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The Intimidating Single Woman: A Parable

A woman walking in a field
"Woe to the man who did not see the goodness of your labors. For greater is the lone woman who is faithful than the woman joined by a man who is idle."

Once there was a man who owned a rich, fertile piece of land, with hills to climb and lakes to swim and forests to explore. The landowner was known throughout the countryside for handling his affairs with fairness and truth. He had one daughter, and he loved her supremely. The daughter grew up knowing her father was good and one day all that was his would be given to her.

When the daughter had reached a certain age, her father said, “It is time for you to learn to manage the affairs of my property, so you may be well prepared at the time of my death.” Then the landowner set out into the countryside with a few belongings and left his daughter to oversee all that was his.

The daughter found herself alone and needing instruction, so she visited a neighbor, an older woman. She knocked on the woman’s door and asked, “Do you know how to tend the crops so that they are plentiful at the time of harvest?” But her neighbor said, “It is not right for a daughter to manage the affairs of a household alone. You must have a man to help you. Go find a man first.” Then the neighbor shut the door.

Indeed, the daughter imagined the work of sowing and planting and harvesting would be easier with the partnership of a man. But she knew of no suitable man, and she did not want to starve, so she began doing the work herself. It was strenuous at first, but over time she learned how to use the tools properly and tend the livestock and set up an irrigation system. Though she was sometimes lonely, she began to enjoy the work and believed her father would be happy with her labors.

After some time, the daughter began to imagine ways to expand the borders of her father’s land. There was an elderly man nearby who was selling his property. By selling some of her crops, the daughter reasoned, she could purchase the land and build a new barn, mend the fences, and perhaps try her hand at growing new crops.

But soon some of the neighbors, having become prone to gossip due to pride, heard of the daughter’s plans. And they said to her, “No man will want to help you now that you’re purchasing land alone. You’re too reliant on yourself. Why didn’t you find a man to help you?”

Indeed, the daughter wondered if her planning and dreaming was too fanciful for her own good. And she still believed the work of developing the purchased land would be easier with a man. But she had not found a man to work alongside her, and it came to pass that she was able to purchase the nearby land at a very good price. So she set to work building the new barn and mending the fences and planting new crops. She was happy with her ingenuity and believed her father would be as well.

Many years later, a great famine fell upon the countryside and destroyed many houses and killed many people in the land, including the parents of many children. Grief-stricken and full of compassion, the daughter surveyed her father’s property, which had been spared and was in fact bountiful. She thought, Surely my father would want me to share what’s here. She began to gather the children who were now without parents to her home and to care for them in their distress.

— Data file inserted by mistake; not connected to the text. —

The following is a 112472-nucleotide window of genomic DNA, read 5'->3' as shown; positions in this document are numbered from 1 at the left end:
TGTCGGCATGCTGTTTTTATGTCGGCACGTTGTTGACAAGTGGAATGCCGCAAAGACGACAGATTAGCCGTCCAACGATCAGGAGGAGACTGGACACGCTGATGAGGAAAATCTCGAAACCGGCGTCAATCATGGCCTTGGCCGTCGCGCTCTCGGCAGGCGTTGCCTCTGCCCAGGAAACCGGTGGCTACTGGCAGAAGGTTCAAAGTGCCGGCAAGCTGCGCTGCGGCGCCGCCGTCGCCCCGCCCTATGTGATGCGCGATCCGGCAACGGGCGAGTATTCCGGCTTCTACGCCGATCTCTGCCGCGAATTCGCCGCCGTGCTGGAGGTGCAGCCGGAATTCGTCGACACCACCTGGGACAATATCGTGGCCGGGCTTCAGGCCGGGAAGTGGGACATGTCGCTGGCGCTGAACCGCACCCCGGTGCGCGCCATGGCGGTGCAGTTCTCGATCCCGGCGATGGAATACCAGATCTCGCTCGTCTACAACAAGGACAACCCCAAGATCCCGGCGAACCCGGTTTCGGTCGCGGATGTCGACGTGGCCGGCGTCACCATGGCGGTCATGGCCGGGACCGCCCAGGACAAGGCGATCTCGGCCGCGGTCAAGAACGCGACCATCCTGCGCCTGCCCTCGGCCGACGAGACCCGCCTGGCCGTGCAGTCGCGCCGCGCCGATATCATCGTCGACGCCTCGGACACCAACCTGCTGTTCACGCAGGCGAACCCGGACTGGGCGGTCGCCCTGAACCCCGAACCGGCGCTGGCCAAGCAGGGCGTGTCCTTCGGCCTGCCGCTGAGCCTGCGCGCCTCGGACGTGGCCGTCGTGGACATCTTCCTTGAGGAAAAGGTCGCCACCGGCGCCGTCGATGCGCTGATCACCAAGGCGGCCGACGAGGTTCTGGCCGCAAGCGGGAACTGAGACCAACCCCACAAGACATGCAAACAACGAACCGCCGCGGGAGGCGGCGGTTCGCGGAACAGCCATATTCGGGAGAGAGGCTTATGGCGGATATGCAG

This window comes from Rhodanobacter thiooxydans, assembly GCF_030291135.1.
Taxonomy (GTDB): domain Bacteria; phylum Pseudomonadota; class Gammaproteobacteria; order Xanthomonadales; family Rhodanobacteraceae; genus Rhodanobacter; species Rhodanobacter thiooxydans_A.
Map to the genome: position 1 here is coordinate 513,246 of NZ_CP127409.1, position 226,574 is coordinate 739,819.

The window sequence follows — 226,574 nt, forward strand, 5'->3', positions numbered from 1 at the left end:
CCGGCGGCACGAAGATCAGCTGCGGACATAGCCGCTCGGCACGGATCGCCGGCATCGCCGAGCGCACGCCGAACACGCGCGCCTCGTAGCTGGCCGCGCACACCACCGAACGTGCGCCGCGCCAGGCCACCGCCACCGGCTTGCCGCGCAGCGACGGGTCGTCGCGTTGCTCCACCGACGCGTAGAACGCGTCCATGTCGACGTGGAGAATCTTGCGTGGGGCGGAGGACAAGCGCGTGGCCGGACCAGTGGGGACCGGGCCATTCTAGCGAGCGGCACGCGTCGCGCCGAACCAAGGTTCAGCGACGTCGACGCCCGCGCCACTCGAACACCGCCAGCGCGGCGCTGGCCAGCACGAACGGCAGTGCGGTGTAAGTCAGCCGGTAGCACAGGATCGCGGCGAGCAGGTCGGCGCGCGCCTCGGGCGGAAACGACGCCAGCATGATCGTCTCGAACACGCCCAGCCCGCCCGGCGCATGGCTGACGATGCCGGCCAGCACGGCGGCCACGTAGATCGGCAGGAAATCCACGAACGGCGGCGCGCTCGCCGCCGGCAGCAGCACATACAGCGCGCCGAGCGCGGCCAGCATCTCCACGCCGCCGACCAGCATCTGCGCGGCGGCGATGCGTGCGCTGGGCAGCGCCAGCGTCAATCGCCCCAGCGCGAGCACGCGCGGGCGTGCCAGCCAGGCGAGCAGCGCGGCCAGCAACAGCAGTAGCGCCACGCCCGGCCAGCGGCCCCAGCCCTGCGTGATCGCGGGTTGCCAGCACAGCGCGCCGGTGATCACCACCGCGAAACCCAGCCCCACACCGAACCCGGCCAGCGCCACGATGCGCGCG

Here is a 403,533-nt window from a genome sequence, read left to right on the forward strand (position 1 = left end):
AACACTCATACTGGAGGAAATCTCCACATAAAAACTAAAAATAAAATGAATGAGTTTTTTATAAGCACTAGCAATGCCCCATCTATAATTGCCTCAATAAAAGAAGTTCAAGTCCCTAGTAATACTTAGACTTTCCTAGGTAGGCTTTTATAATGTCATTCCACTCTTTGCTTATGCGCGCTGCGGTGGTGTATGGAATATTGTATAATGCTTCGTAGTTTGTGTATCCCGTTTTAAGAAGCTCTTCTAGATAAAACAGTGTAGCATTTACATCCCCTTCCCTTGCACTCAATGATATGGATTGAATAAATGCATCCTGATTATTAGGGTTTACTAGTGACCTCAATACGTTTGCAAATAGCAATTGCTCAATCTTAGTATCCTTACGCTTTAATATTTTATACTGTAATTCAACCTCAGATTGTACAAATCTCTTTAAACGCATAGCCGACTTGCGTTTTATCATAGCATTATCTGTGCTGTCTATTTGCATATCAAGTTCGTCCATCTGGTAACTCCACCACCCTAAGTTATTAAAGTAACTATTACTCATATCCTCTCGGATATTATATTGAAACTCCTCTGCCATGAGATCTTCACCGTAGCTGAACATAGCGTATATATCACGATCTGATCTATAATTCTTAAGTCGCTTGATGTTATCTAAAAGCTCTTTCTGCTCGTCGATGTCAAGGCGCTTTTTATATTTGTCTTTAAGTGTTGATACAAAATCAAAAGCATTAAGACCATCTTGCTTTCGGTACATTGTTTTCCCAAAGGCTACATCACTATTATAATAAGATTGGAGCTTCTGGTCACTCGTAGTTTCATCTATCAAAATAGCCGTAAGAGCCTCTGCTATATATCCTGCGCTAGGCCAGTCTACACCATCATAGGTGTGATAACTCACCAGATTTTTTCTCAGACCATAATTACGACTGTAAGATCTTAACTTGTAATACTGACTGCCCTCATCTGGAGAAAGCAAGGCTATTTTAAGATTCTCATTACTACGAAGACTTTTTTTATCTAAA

But when some of the neighbors, having grown bitter due to their recent misfortune, learned of the daughter’s plans, they scoffed. They said, “Now you have done yourself in. No man will want to join you now that you are caring for children alone, as he will find himself superfluous in your affairs. Why didn’t you find a man to help you?”

Indeed, the daughter feared that her largesse was too much for her to manage. And more than ever, she longed for a man to join her in caring  for the children and the household and the land. But she had not found a suitable man willing to work alongside her. And she did not want her father to return finding her misusing the land he had entrusted to her. So she went about her affairs, raising crops and tending the home and caring for the children.

Then one summer day, the landowner returned to his property after many years of absence. The daughter saw him far off, walking up the hill to the house, and immediately her heart filled with joy. But she was also struck with fear: Had she dishonored her father since she had not found a man to help her manage the affairs of the property? Had she not looked hard enough for a man to help her? She froze at the thought of her father’s judgment that she had mismanaged what he had given her.

When the father reached the house, he beamed as he surveyed his land. He saw fields of green and gardens overflowing with vegetables and children running in the dirt. He ran toward his daughter and said, “Well done, my dutiful daughter! You were faithful with what I entrusted to you. Now come and enjoy the fruits of your labor.”

But the daughter said, “Father, I am glad for your return. But the neighbors said that I should not have done the work without a man. I longed for one and still he did not come. Have I dishonored you?”

The father replied, “Woe to those who spoke judgment against the work of your hands. And woe to the man who did not see the goodness of your labors. For greater is the lone woman who is faithful than the woman joined by a man who is idle. Now let’s have a feast to celebrate.”

Then the father set out to find the neighbors so he could ask why they hadn’t sent a suitable man to his virtuous and hardworking daughter.

Katelyn Beaty is the author of A Woman’s Place: A Christian Vision for Your Calling in the Office, the Home, and the World (Howard / Simon & Schuster), which includes a chapter on singleness and living with purpose.

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